Tips For Saying Yes To The House

The Federal Savings Bank knows that some first-time home buyers might not be committing to each other before committing to a mortgage. Forbes noted on July 7th in a release that historically low interest rates may be encouraging individuals to purchase a home instead of an engagement ring. For those deciding to purchase real estate before tying the knot, there are a few things to consider to ensure the transaction goes smoothly and to avoid any hiccups down the road.
The following are tips from The Federal Savings Bank for how to proceed with a mortgage before marriage.
Know both credit scores
Couples looking to invest in a home together should both share their credit reports.
“If a couple is entering into a business deal, which is what a home purchase between two nonmarried people is, they should know the creditworthiness of their business partner. A person’s credit score will impact your ability to obtain a mortgage and the interest rate you will pay,” noted Kevin Reardon, a financial adviser, according to a release from July 1st.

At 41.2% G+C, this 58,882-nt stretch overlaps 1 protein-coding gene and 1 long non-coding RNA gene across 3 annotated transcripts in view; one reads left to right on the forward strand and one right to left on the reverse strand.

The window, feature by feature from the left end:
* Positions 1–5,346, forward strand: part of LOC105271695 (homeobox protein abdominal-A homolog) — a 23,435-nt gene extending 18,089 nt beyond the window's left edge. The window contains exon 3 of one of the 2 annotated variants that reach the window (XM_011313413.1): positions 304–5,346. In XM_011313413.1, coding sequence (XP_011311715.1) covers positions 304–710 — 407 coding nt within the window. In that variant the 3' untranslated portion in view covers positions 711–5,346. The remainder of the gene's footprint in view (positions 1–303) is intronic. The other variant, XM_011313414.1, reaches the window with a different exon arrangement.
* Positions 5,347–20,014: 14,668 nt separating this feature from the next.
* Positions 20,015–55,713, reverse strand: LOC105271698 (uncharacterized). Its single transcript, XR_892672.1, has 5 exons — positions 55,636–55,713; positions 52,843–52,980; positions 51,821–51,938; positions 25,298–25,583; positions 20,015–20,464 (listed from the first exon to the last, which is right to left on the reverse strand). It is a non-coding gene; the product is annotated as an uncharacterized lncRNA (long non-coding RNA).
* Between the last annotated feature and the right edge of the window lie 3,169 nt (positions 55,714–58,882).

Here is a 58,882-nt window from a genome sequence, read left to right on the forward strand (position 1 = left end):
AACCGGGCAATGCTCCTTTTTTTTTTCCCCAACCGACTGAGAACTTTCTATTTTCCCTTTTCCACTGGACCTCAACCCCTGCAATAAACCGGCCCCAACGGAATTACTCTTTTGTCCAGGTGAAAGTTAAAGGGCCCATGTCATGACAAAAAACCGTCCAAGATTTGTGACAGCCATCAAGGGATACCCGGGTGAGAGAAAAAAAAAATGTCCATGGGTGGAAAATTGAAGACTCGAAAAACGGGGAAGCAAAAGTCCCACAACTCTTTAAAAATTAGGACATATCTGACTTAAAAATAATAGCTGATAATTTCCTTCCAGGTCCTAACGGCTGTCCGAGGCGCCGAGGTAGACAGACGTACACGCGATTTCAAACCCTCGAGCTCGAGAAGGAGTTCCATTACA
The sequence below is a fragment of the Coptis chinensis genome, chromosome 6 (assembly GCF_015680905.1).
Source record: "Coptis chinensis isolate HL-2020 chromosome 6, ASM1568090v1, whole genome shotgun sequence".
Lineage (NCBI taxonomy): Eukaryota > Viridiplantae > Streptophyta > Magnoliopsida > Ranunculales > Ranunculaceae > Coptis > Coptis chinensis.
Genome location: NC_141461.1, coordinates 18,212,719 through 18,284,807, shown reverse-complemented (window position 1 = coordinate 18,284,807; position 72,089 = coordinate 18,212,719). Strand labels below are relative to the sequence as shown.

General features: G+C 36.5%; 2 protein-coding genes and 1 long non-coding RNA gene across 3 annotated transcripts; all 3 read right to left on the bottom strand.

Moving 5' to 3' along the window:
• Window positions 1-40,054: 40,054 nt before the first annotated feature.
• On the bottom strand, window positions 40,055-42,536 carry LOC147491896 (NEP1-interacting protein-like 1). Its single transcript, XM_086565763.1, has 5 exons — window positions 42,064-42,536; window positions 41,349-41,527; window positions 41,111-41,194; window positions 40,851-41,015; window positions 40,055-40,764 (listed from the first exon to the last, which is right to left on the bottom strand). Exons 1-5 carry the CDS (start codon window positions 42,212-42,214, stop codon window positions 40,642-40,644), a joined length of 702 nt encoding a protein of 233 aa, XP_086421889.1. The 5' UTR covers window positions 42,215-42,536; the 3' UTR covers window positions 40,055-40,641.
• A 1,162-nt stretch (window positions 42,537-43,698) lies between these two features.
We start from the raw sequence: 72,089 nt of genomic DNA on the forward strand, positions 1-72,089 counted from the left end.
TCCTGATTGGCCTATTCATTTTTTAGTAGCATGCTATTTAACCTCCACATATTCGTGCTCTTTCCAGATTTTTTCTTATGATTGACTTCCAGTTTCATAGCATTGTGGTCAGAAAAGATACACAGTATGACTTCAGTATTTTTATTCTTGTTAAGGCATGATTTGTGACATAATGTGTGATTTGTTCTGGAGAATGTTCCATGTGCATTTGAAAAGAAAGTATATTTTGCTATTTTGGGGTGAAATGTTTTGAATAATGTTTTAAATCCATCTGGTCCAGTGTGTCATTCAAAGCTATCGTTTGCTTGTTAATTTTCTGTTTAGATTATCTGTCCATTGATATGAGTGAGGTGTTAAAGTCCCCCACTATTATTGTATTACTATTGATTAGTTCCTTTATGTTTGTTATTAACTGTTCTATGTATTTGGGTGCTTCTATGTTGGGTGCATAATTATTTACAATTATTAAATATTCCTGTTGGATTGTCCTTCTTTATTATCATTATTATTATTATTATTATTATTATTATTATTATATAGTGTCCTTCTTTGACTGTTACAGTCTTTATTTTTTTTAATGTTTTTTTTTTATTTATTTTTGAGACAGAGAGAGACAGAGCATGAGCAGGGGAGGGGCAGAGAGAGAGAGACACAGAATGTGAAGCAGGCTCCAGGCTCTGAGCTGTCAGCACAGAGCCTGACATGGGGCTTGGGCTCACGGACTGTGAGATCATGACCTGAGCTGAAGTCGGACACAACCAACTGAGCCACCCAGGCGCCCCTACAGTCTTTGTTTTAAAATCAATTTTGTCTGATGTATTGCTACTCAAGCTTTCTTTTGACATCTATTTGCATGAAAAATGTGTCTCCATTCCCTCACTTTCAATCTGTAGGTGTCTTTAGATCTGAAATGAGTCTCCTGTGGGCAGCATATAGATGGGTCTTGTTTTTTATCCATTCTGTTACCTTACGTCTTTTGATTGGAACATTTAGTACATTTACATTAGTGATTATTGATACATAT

Unmarried couples have an advantage because the individual with the higher score can apply for the mortgage. Typically, married couples are considered one unit. If someone has bad credit, both are impacted.
Have a plan
Set up a joint checking account where both parties can deposit money into to pay for the mortgage, property taxes, maintenance and any insurance.
In addition, the two parties should decide which name goes on the deed and what happens if the two decide to separate. Whatever terms are finally agreed upon, it is important to get it in writing. The law for homeownership between an unmarried couple is much less precise than the law for those who tied the knot then bought a home.
Contact the Federal Savings Bank, a veteran owned bank, to learn more about mortgages.